Why new format for balance sheet and profit and loss account for companies

The major reason for the application of revised schedule VI is to make the Indian companies competitive and recognizable globally. To make the format of the financial statements of the Indian company comparable with international formats. As most of the Indian frameworks are being made at par with the international frameworks, the changes in the financial statements format will make Indian companies competitive in the global financial world. It is a major step towards International Financial Reporting Framework (IFRS).  Taking cognizance of the need the Ministry of Corporate Affairs revised the existing Schedule VI of the Companies Act 1956.     Why new format for balance sheet and profit and loss account for companies

This article is basically on why new format for balance sheet and profit and loss account for companies

Various new disclosures have been added and few existing requirements have been removed.

Major changes-

1)      Revenue from operation shall include other income from the operations. Other income from

sources other than operation shall be now shown as Other Income on the face of the Statement of profit & Loss.

2)      The main disclosure requirements of Accounting standard – 24 on “Discontinuing Operations” is now required to be given on the face of the statement of profit & Loss.

3)      Interest Income from banks or any other investment and interest expenses now need to be disclosed separately. Earlier the requirement of discloser of interest expenses on fixed loans only.

4)      The Amount of excise duty paid shall be disclosed in the notes instead on the face of Statement of profit & loss.

5)      The new format of Statement of profit & Loss does not talk about appropriation items. i.e dividend and general reserve appropriation out of statement of profit & Loss . Guidelines given for disclosing reserve & surplus in liability side of balance sheet require disclosure of appropriation item under head “Reserve & Surplus” only.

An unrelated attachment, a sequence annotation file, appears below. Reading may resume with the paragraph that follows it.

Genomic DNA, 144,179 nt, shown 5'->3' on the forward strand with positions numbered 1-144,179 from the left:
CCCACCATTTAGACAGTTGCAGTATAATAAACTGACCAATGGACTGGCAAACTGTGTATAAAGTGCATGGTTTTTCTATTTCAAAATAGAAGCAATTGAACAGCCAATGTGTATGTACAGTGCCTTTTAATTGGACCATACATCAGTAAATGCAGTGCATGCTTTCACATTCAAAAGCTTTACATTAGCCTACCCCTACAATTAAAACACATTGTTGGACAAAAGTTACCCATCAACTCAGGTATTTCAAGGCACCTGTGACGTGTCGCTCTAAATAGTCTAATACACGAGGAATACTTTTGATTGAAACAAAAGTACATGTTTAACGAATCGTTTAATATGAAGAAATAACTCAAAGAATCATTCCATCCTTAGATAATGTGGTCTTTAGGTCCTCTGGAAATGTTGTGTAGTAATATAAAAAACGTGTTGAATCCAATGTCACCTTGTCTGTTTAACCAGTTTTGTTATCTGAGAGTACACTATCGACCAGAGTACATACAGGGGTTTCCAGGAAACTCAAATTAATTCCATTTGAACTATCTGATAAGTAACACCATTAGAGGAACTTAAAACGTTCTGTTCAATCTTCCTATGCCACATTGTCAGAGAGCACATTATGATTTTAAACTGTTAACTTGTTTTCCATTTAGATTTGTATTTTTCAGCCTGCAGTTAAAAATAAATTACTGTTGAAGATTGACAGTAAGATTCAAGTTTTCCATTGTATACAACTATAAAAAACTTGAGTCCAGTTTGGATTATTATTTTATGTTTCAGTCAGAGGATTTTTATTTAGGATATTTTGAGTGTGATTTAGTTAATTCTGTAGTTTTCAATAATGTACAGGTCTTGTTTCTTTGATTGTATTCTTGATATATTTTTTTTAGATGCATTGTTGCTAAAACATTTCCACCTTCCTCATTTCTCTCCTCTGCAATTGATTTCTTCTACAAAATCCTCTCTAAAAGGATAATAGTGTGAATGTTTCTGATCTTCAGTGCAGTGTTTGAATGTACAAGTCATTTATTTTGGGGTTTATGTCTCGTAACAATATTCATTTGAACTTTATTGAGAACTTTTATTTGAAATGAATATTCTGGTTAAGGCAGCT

Why should investors take note of revision :

We believe that revised format of Schedule VI will facilitate better discloser and analysis of the Financial Statements by disclosing-

  • Full details of convertible instruments.
  • Bifurcation of sundry creditors into creditors for operating activities (generally suppliers) and others (creditors for any other transaction). (will assist in accurately forecasting of payable days/operating cash flows).
  • Current maturity of long-term debt (debt repayable within one year) will be disclosed separately        under Other current liabilities.
  • Detailed bifurcation of addition and disposal to fixed assets (amalgamation/other adjustments) will be disclosed separately.
  • Debtors exceeding six months post due date of payment.

Major Disclosers omitted under Revised Schedule VI:

 1)      Separation of investment income from trade investment and other income

2)      Details of opening and closing stock of goods. Only change in the stock is mentioned.

3)      Disclosure of TDS in respect of Interest income and investment income.

4)      Director remuneration disclosure under section 198.

5)      Details of arrear depreciation.


Impact of Revision in Schedule VI:

1)      The revised schedule VI has eliminated the concept of schedules, the required information is now provided in notes to accounts.

2)      The compliance requirements of Acts and Accounting Standards will prevail over Schedule VI.

3)      The revised schedule VI intends to familiarize the companies and stakeholders with Ind-AS and IFRS, with using concepts such as Current/Non-Current Assets and Liabilities etc.

The revised schedule throws up numerous questions, the answers to which may not be straight-forward and would need additional guidance from the Ministry of Corporate Affairs (MCA) or the Institute of Chartered Accountants of India (ICAI).

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